The issue in the present case is, then, whether the trial [61 Cal. 2d 859] court erred in finding that none of the factors existed that would necessitate an injunction. [4] Plaintiff contends that an injunction should be granted because defendant Hatton was not innocent. This case is not one in which the public interest is involved (Ukhtomski v. Tioga Mutual Water Co., 12 Cal. App. 2d 726 [55 P.2d 1251]). The court can therefore readily grant an injunction if plaintiff's contention is correct.

[5] The defendant is not innocent if he wilfully encroaches on the plaintiff's land. (Christensen v. Tucker, supra, 114 Cal. App. 2d 554, 563; Agmar v. Solomon, 87 Cal. App. 127, 142 [261 P. 1029].) To be wilful the defendant must not only know that he is building on the plaintiff's land, but act without a good faith belief that he has a right to do so. (Oertel v. Copley, 152 Cal. App. 2d 287 [313 P.2d 105].) Thus, if plaintiff in the present case induced defendant Hatton to believe that he had a right to act, defendant's claim of good faith is supported. On the other hand, continuation of construction after objection by plaintiff suggests a lack of good faith. (Dunsmuir v. Silva, 154 Cal. App. 2d 825 [317 P.2d 653]; Morgan v. Veach, 59 Cal. App. 2d 682, 688-689 [139 P.2d 976]; Felsenthal v. Warring, 40 Cal. App. 119, 128 [180 P. 67].)

[6] The evidence on the question of good faith is in conflict. Plaintiff contends that defendant Hatton knew that he was building on the land leased to plaintiff, that he was told before construction that he had no permission to do so, and that a warning was sent one week after construction began demanding that the work be stopped.plaintiff also points to evidence that part of the addition was used as a dining room to prove that defendant Hatton did not have a good faith belief he was acting under a prescriptive right to store garbage. Defendant Hatton insists, however, that he acted under a good faith belief that he had a prescriptive right to build on the land and that plaintiff made statements encouraging this belief. He contends that plaintiff's acceptance of payment for the workers' parking of equipment during the construction and the fact that it gave him only one warning after the building was substantially completed contributed to his good faith belief. In the face of this conflict, the trial court stated only that the encroachment was no mere inadvertence and that plaintiff did not expressly consent to the construction. These findings are not conclusive. Defendant's action can be intentional and yet be innocent if he acted in good faith. Moreover, plaintiff could have induced [61 Cal. 2d 860] defendant's good faith belief without expressly consenting. The crucial issue is: Did defendant Hatton act in good faith or did he act in wilful disregard of plaintiff's rights hoping that a court would allow the structure to remain and grant only a remedy of damages? Since the trial court failed to make a finding on this crucial issue, the judgment must be reversed.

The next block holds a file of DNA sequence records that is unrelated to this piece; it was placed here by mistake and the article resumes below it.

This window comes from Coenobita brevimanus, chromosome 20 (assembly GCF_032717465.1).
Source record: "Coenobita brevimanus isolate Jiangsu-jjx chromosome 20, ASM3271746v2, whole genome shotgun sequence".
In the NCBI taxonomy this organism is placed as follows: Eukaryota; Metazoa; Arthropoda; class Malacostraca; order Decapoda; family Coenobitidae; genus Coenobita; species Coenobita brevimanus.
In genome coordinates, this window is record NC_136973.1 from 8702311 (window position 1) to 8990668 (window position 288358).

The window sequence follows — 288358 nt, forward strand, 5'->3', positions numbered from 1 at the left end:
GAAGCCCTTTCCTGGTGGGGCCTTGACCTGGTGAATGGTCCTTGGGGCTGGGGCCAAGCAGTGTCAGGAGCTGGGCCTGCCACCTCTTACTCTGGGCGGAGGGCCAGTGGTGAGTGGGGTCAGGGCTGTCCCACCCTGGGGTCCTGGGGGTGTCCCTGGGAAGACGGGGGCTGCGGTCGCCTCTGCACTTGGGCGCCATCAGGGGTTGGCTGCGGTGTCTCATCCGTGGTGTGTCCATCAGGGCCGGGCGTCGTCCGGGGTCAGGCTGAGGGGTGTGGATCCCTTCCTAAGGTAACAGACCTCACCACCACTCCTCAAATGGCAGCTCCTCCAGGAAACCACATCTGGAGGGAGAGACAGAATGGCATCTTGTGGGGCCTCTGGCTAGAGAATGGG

[7] Plaintiff also contends that the trial court erred in finding no irreparable injury and that defendant Hatton's hardship clearly outweighed that of plaintiff. It argues that although the strip of land has not been used, plaintiff might make use of it before its lease expires in 1980. It might construct a building or doubledeck the parking area since its use of the lot is not restricted to a parking lot. This case is not one, however, in which the plaintiff contends that any of its present plans are hampered by the encroachment. (See Pahl v. Ribero, supra, 193 Cal. App. 2d 154.) The trial court therefore properly relied on the present use and nature of the land in ascertaining whether there is irreparable injury. (Baglione v. Leue, supra, 160 Cal. App. 2d 731, 735; Christensen v. Tucker, supra, 114 Cal. App. 2d 554, 557; Nebel v. Guyer, 99 Cal. App. 2d 30 [221 P.2d 337].)

[8] Finally, plaintiff contends that the judgment does not award damages for the "whole wrong." It contends that since it was awarded damages only until 1969, when defendant Hatton's lease terminates, it is not protected until 1980, when its own sublease ends. In its memorandum opinion, the trial court stated that plaintiff could make a proper adjustment with the common lessor Haun and the sublessor Broadway to cover the period until 1980. It made no finding, however, declaring the rights of the parties in this regard. If damages in lieu of an injunction are awarded on retrial, relief should be granted to protect plaintiff throughout the course of its sublease.

The judgment is reversed and the cause remanded to the trial court with instructions to determine on the basis of the evidence previously presented and such additional evidence as may be presented by the parties whether or not the encroachment was innocently made.

McComb, J., Peters, J., Tobriner, J., Peek, J., Mosk, J., and Schauer, J., fn. * concurred.

FN 1. Elizabeth Haun, now deceased, is represented by Raymond Haun as the executor of her will.

FN *. Retired Justice of the Supreme Court sitting under assignment by the Chairman of the Judicial Council.